Slime moulds can solve puzzles! This astonishing revelation is one of 10 pieces of real research honoured this year with Ig Nobel Prizes. The spoof alternatives to the rather more sober Nobel prizes were presented in a ceremony at Harvard University.
Other winners included studies that showed Coca Cola was an effective spermicide; and that fleas on dogs jump higher than fleas on cats!
Marc Abrahams, editor of science humour magazine Annals of Improbable Research, which co-sponsors the awards, said: "The prizes are intended to celebrate the unusual, honour the imaginative - and spur people's interest in science, medicine and technology." All the research is real and published in often prestigious journals. Unlike the recipients of the more illustrious awards, Ig Nobel winners get no cash reward.
The full list of winners is (to see fuller articles on each, click on the white text):-
Nutrition: Massimiliano Zampini and Charles Spence for their study showing that food actually tastes better if it sounds crunchier.
Peace: The Swiss Federal Ethics Committee on Non-Human Biotechnology and the citizens of Switzerland for adopting the legal principle that plants have dignity.
Archaeology: Astolfo Gomes de Mello Araujo and Jose Carlos Marcelino for demonstrating that armadillos can turn the contents of an archaeological dig upside down.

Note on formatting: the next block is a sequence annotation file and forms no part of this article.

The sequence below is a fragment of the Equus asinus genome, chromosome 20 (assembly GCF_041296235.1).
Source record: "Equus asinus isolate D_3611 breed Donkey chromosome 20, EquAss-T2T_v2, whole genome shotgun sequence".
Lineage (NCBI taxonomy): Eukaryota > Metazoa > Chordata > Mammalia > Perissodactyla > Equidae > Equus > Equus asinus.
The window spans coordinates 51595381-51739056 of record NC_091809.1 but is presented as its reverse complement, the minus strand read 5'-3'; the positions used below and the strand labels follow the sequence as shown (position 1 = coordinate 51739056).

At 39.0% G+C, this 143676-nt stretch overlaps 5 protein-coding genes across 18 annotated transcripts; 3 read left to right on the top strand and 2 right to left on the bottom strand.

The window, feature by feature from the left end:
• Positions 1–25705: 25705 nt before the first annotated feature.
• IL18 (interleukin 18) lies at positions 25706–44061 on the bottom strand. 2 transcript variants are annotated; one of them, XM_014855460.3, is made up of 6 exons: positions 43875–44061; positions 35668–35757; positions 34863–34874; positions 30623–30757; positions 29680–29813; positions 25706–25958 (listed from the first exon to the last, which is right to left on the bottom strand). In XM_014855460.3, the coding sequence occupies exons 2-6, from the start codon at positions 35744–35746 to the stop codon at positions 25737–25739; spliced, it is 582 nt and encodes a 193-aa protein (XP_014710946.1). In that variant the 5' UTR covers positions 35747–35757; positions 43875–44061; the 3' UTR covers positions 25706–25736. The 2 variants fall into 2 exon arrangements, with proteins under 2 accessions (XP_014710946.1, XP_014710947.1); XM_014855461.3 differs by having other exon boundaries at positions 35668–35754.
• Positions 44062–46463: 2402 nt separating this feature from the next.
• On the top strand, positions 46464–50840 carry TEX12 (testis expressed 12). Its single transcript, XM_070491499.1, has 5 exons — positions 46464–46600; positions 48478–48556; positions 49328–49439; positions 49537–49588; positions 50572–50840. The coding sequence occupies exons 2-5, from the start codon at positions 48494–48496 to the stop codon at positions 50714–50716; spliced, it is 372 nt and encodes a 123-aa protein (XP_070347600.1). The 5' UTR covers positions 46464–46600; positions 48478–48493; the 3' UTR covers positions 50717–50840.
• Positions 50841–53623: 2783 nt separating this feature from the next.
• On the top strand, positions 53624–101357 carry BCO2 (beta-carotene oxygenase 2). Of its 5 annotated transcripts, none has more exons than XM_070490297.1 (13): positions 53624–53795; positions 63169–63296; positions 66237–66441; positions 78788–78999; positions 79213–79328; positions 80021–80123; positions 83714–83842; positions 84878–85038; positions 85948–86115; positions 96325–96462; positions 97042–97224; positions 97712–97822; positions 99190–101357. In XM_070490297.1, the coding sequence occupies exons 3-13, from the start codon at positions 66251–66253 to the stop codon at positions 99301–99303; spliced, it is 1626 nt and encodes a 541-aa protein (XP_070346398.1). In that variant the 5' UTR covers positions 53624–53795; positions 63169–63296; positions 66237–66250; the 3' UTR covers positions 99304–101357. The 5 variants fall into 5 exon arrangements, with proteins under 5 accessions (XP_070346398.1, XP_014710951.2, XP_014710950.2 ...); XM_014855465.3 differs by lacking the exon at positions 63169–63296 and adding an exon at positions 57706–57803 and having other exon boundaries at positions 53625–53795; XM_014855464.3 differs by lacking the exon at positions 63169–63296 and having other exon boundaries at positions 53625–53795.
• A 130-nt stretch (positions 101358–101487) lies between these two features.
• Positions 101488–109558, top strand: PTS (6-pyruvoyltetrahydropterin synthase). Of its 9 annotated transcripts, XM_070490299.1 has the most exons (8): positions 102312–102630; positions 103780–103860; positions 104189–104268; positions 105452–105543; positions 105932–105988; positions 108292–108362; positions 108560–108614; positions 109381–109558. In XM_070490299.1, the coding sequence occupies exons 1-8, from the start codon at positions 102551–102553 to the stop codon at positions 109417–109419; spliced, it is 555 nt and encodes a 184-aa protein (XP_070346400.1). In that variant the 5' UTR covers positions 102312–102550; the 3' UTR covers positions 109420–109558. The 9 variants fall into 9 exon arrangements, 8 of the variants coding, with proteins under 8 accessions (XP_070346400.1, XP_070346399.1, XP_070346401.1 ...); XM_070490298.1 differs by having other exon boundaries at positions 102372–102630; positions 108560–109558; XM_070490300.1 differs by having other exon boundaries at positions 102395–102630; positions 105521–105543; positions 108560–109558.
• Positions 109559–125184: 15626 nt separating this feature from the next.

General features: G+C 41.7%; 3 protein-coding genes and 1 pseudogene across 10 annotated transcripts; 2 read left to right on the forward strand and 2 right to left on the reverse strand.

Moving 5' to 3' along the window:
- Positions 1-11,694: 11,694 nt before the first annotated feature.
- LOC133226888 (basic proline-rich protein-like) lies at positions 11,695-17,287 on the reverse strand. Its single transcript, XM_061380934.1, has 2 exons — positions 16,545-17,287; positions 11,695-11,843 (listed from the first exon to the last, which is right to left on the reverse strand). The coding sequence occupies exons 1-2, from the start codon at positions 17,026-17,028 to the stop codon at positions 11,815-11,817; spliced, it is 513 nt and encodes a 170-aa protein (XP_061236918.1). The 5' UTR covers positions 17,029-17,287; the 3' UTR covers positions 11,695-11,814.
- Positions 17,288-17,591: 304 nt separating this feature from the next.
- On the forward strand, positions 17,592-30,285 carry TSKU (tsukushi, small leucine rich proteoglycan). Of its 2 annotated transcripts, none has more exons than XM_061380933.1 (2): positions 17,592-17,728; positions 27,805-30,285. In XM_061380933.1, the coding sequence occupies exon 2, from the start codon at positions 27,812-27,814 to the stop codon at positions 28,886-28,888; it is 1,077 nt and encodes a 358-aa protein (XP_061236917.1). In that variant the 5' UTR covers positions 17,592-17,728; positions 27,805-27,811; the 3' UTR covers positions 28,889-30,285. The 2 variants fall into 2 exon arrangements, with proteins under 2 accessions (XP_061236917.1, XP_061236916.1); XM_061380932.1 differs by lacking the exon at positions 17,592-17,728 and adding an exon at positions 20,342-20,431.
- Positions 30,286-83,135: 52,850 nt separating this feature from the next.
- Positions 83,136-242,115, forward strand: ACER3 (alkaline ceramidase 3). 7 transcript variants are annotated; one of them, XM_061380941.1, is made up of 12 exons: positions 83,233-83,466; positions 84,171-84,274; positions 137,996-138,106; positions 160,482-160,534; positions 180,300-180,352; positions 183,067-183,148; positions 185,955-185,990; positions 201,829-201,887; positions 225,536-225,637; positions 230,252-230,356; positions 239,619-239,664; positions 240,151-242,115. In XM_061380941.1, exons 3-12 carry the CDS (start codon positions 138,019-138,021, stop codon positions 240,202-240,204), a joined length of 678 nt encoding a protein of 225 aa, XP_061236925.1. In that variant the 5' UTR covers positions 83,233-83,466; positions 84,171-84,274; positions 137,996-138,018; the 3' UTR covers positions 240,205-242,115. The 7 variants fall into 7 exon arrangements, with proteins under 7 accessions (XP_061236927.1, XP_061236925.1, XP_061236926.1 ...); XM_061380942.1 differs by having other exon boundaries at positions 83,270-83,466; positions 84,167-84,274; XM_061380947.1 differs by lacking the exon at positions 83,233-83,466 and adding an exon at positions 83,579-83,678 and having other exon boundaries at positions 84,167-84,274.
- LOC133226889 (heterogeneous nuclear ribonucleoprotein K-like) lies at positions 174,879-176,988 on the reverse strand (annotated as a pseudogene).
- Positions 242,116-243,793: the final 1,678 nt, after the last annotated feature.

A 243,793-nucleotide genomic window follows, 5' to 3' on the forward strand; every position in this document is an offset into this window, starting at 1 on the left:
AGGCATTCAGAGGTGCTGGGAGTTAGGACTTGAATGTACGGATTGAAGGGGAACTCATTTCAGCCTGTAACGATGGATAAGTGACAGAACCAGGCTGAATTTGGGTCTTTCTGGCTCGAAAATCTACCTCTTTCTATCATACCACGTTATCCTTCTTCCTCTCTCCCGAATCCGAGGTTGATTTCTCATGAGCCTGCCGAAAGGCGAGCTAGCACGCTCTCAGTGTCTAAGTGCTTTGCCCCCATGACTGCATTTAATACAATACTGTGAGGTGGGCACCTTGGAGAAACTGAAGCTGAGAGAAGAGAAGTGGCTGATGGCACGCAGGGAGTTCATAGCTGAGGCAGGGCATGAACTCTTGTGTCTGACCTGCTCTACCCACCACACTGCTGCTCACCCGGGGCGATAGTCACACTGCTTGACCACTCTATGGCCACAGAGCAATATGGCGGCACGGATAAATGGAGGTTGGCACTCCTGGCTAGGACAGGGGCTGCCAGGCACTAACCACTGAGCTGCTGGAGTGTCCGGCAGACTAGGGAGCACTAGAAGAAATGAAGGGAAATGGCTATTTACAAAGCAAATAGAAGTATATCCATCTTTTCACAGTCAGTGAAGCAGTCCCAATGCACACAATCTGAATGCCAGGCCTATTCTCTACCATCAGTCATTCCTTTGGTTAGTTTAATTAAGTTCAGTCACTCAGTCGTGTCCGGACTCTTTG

Biology: Marie-Christine Cadiergues, Christel Joubert and Michel Franc for showing that fleas on dogs can jump higher than fleas on a cat.
Medicine: Dan Ariely for demonstrating that expensive fake medicine is more effective than cheap fake medicine.
Cognitive Science: Toshiyuki Nakagaki, Hiroyasu Yamada, Ryo Kobayashi, Atsushi Tero, Akio Ishiguro and Agota Toth for demonstrating that slime moulds can solve puzzles.
Economics: Geoffrey Miller, Joshua Tyber and Brent Jordan for discovering that the fertility cycle of a lap dancer affects her tip-earning potential.
Physics: Dorian Raymer and Douglas Smith for proving that heaps of string or hair or almost anything else will inevitably tangle themselves up in knots.
Chemistry: Sheree Umpierre, Joseph Hill and Deborah Anderson for discovering that Coca-Cola is an effective spermicide (it was shared with C.Y. Hong, C.C. Shieh, P. Wu and B.N. Chiang who showed the opposite).
Literature: David Sims for his passionately written study "You Bastard: A Narrative Exploration of the Experience of Indignation within Organizations."